Monthly Archives: January 2004

melville is loquacious

my spam filters have been getting progressively more sieve-like. the spammers are getting smarter at disguising their drivel. at least the email titles provide some entertainment value. for your sampling, here is a list of recent subjects:

  • melville loquacious january moliere
  • afghanistan down
  • draftsman marvelous maudlin gar
  • bolshevik hereof cone
  • Re: MDM, grunya! what’s this
  • Re: HDIIKINY, the procurator understood
  • beauregard actinium roof
  • hackneyed every michaelangelo
  • gallberry formatted ceil foot
  • expletive haunt maul exclaim osaka
  • hydrometer messy nitrogenous hartley adultery
  • bitwise narcosis gelatin mart
  • academy andorra influenza

it’s hard to pick my favorites, although any spam email that includes an element from the periodic table in its subject is pretty cool in my book. go actinium! (Z = 89)

rhino life support

after a few million years of evolution, humans have grown from knuckle-dragging primates into amazingly sophisticated thinking and artistic machines, with massive civilizations capable of seemingly endless achievement. and let’s not forget the place where we really earn our evolutionary stripes – as overblown life support systems for germs.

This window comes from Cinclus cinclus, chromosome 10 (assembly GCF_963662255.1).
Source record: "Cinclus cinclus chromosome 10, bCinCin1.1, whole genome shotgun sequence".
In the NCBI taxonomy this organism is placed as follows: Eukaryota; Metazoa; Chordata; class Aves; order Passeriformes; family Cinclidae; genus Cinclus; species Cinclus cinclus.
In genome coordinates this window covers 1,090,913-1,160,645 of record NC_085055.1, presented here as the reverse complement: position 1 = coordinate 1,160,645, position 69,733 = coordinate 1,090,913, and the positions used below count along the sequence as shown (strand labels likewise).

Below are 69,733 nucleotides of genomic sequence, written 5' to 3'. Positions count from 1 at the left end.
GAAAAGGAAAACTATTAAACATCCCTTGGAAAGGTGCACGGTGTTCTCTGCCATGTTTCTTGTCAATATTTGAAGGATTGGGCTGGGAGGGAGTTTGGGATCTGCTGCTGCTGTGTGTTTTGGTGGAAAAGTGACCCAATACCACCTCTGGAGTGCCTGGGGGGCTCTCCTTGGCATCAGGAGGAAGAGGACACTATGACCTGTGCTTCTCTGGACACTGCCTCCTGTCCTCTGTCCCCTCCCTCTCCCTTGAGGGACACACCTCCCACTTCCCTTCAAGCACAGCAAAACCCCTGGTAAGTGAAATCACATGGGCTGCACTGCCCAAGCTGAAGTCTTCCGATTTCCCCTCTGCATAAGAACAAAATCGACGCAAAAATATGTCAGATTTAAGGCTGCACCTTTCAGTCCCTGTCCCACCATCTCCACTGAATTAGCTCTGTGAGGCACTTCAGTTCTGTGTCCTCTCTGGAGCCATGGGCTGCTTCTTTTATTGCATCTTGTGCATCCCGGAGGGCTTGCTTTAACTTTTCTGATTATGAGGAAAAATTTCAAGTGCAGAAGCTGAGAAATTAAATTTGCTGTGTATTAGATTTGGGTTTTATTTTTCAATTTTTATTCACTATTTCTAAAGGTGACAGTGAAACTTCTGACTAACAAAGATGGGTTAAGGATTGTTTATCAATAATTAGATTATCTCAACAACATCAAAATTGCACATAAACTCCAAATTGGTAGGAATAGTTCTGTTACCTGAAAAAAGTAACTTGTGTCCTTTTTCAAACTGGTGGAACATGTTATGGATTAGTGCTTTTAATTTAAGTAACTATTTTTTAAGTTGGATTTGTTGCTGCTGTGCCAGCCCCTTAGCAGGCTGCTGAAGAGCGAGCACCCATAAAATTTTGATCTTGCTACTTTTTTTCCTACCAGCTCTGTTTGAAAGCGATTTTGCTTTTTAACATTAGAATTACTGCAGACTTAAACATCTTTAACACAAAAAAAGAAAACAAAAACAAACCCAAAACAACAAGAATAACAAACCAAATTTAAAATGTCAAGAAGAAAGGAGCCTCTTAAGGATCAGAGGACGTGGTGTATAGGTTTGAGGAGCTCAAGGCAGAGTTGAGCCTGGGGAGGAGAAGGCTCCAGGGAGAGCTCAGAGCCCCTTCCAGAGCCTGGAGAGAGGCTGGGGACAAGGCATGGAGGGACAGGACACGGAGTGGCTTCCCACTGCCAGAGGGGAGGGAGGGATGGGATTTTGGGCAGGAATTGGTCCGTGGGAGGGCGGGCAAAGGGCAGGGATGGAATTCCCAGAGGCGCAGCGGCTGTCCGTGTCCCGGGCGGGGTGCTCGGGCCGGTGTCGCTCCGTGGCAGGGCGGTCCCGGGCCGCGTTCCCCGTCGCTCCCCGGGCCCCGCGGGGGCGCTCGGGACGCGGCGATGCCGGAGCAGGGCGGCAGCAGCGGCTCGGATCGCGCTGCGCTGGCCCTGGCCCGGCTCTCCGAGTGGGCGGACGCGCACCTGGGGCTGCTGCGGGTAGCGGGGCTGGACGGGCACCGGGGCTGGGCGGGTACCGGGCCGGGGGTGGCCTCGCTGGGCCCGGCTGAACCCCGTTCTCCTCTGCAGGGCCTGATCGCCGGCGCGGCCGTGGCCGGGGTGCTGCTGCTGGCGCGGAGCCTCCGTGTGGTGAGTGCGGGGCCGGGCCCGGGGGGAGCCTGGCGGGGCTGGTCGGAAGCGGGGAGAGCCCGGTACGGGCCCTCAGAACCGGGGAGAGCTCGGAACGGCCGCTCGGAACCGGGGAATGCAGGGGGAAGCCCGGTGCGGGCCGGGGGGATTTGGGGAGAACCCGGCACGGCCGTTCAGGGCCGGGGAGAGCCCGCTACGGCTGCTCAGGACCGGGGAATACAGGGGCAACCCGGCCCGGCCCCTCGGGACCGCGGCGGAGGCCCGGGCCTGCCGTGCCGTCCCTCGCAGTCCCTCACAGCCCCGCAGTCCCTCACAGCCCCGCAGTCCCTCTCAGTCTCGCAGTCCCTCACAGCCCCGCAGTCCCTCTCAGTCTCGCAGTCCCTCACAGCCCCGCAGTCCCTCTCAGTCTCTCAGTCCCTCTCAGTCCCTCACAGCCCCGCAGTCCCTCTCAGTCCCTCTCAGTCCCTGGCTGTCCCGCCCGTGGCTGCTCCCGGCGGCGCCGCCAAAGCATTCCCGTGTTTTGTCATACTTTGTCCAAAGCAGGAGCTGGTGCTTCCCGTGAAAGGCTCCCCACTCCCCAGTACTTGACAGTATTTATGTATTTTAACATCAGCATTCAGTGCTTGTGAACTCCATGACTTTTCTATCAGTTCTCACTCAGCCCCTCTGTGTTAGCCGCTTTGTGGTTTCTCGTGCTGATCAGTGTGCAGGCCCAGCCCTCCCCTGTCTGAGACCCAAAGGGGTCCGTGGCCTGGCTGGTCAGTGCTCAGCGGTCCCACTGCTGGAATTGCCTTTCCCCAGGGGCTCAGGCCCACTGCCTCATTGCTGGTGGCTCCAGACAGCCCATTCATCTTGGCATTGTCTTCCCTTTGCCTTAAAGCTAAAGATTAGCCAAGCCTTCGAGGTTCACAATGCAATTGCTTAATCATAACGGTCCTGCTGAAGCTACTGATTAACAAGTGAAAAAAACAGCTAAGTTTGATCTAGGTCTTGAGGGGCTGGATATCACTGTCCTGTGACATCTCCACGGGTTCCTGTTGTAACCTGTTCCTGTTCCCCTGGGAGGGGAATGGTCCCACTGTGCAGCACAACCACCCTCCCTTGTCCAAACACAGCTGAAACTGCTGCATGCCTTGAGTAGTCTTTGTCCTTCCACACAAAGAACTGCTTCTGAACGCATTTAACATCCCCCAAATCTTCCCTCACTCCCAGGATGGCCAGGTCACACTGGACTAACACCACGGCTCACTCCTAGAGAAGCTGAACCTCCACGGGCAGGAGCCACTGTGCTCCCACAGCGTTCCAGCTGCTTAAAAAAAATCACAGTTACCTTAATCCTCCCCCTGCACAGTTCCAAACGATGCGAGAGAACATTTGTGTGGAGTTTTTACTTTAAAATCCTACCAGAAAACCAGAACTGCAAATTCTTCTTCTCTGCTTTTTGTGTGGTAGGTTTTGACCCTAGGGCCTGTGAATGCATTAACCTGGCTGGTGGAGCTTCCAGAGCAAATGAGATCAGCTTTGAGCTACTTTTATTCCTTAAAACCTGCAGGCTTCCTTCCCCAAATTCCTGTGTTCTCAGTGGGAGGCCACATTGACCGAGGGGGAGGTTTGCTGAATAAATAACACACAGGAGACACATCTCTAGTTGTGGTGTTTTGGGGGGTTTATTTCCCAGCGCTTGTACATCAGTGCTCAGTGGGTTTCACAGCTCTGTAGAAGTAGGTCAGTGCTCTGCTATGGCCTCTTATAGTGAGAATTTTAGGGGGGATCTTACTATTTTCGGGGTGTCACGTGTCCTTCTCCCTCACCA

sure, we can jump and shout about technology and art and science, being the top of the food chain, going to the moon, making iPods. blah blah blah. but when it really comes down to it, what can everyone do effortlessly, from birth and without training? become hacking, sneezing, phlegm factories.

as i was laying on the couch last night, propped up to avoid death by drowning, i was thinking about our curious relationship with these little bugs. specifically, i was wondering, why do we feel sick when we’re, well, sick?

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shameless plug

i recently collaborated with my friend Katherine Aoki on a Flash project…the goal of the project was to look at issues surrounding technology and personal privacy, using a combination of art and storytelling. the result can be seen within the Alternative Museum web site (look for "six degrees of personal privacy" in the left column).

if we had had lots more time, it would have been more animated, more interactive, and more, well, flashy (ahem). the usual excuses apply (namely, having full-time jobs outside of this work…). anyway, we were both pretty happy with how it turned out, since our goal was to share some of our ideas and concerns about recent social, political, and technological events.